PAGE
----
About Michael Prudy's case
According to Alaska’s News Source,
Search crews are working to find an overdue hiker in Denali National Park who was reported missing on Saturday, April 30, 2016, according to the National Park Service.
The hiker, identified as 24-year-old Michael Purdy from Portland, Oregon, planned to complete a series of day hikes in the park before starting his second season of summer employment with Denali ATV tours in Healy, the Park Service said.
On Sunday, May 1, 2016, the National Park Service announced that Michael Purdy has been found dead near the north end of the Savage River Loop Trail.
“Clues indicate that Purdy had diverted from the riverside trail to do some scrambling on higher terrain when he fell and suffered from a fatal head injury,” NPS wrote.
Purdy’s remains were found by a ground search team Sunday. Investigators believe the fatal accident occurred on Tuesday, April 26.
The body will be recovered by the park helicopter and taken to the State Medical Examiner, NPS said.
According to Purdy’s employer, Purdy failed to show up for his first day of work on Friday. His employer reported him missing the next day, the National Park Service says.
“Park rangers located Purdy’s vehicle at the Savage East parking lot at Mile 15 of the Park Road,” NPS wrote in a statement Sunday. “Based on sightings by rangers and other staff, the vehicle has potentially been parked at that location since Tuesday, April 26, 2016.”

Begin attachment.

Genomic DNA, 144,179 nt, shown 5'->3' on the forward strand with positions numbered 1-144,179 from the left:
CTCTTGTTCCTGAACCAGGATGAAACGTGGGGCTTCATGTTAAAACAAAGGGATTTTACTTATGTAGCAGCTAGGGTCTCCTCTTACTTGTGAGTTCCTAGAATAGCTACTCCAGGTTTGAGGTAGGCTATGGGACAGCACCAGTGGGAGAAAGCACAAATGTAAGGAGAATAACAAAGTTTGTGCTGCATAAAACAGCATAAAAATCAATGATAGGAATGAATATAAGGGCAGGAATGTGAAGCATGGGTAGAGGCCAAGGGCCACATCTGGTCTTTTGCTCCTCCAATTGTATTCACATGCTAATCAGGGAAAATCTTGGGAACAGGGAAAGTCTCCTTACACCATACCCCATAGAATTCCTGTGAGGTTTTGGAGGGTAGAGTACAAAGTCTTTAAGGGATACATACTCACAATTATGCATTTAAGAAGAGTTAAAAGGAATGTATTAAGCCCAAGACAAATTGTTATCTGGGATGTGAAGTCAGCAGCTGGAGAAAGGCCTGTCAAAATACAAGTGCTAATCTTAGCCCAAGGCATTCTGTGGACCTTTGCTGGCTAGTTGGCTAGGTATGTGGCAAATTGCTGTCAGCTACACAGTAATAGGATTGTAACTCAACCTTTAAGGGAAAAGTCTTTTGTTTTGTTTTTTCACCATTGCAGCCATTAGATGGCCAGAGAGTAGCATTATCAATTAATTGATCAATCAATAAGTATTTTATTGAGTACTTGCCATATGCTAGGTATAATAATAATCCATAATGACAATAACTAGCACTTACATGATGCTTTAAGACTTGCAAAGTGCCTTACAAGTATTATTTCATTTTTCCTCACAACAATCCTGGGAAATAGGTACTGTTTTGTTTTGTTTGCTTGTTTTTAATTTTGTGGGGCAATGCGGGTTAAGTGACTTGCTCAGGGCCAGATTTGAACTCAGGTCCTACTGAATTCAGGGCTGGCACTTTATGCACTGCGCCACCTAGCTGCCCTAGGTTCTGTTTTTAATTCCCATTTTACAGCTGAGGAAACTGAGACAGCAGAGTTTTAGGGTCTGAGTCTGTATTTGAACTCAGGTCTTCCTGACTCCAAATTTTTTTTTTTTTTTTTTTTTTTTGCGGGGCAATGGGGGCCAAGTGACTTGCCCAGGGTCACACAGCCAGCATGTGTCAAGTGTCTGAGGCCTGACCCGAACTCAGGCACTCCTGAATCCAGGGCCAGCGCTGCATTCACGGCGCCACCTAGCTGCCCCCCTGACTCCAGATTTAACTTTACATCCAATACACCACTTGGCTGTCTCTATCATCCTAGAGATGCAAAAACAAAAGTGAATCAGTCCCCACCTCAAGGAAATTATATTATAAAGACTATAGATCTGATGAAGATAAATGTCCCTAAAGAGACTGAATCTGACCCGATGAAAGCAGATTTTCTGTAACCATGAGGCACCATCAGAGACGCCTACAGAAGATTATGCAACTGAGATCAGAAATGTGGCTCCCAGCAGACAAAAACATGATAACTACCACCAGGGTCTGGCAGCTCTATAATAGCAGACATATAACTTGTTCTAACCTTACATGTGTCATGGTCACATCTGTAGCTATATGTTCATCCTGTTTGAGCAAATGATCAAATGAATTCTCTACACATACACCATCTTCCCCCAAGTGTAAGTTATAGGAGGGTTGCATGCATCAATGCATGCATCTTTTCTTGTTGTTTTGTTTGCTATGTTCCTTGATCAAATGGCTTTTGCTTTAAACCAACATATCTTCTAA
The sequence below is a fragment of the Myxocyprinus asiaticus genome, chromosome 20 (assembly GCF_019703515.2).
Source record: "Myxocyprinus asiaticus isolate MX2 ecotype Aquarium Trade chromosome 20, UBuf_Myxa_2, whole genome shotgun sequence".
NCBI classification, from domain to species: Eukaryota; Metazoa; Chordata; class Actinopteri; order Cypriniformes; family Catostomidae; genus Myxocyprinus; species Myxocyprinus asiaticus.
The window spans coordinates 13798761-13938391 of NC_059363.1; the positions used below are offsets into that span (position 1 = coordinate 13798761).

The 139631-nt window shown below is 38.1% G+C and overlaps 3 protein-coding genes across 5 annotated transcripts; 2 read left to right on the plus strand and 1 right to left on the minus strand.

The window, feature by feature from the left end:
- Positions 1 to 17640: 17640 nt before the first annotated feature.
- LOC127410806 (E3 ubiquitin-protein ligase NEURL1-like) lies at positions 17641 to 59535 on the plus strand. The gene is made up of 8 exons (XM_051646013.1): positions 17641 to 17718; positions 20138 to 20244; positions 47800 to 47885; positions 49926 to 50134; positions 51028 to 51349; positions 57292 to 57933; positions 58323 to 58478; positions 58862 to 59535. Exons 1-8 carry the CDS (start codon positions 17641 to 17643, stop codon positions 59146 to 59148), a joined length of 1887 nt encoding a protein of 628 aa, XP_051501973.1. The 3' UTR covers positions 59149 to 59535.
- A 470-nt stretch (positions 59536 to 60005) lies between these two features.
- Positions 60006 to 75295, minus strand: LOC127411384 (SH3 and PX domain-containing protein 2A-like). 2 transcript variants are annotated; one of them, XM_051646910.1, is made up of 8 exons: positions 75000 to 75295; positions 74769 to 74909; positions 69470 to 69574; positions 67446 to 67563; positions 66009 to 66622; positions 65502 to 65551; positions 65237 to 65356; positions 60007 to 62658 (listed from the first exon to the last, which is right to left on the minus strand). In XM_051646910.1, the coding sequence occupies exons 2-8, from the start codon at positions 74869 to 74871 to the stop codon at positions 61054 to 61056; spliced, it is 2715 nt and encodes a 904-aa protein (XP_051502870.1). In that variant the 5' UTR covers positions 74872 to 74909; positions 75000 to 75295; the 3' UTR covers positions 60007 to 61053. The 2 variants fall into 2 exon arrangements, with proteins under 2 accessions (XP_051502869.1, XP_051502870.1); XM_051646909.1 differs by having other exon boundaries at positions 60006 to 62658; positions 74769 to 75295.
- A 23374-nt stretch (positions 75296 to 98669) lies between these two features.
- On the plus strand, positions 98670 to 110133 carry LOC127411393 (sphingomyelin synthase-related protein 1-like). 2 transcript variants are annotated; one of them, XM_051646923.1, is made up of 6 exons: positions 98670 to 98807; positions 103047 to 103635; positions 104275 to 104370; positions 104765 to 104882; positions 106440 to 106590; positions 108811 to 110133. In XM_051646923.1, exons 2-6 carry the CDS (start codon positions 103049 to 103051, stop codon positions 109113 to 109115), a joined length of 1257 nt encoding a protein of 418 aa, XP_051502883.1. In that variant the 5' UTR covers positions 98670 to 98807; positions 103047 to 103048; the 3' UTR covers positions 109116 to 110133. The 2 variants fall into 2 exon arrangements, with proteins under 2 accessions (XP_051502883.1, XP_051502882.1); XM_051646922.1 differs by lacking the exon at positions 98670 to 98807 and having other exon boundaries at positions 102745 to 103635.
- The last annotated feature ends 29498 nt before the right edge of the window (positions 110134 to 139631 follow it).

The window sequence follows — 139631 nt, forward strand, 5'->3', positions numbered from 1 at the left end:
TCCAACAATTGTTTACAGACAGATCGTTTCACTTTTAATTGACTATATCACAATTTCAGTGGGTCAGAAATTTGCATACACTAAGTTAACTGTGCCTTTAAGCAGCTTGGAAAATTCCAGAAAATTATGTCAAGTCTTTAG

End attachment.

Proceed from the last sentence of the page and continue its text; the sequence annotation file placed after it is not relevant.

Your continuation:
Inside the vehicle, Ranger’s found overnight backpacking gear, food and other supplies.
Rangers began searching for Purdy from the Savage River trailhead on Saturday evening. An aerial search was conducted Sunday morning over the Savage River, Mount Margaret and Healy Ridge. Five ground teams of 15 searchers and one search dog are also looking in the same areas, NPS said.
According to Purdy’s friends and family members, Purdy usually maintains consistent communications when travelling. The last known calls made from Purdy’s cell phone were placed on Tuesday, April 26, NPS says.
“The search vicinity is characterized by steep, brushy terrain with some snowy patches. The Savage River is generally free of ice, though frozen creek crossings on upland slopes are hazardous to backcountry travel,” the Park Service wrote. “Weather has generally been mild and clear over the past week, with minimal precipitation. Daytime temperatures have ranged between 50 F and 55 F, with freezing temperatures overnight.”
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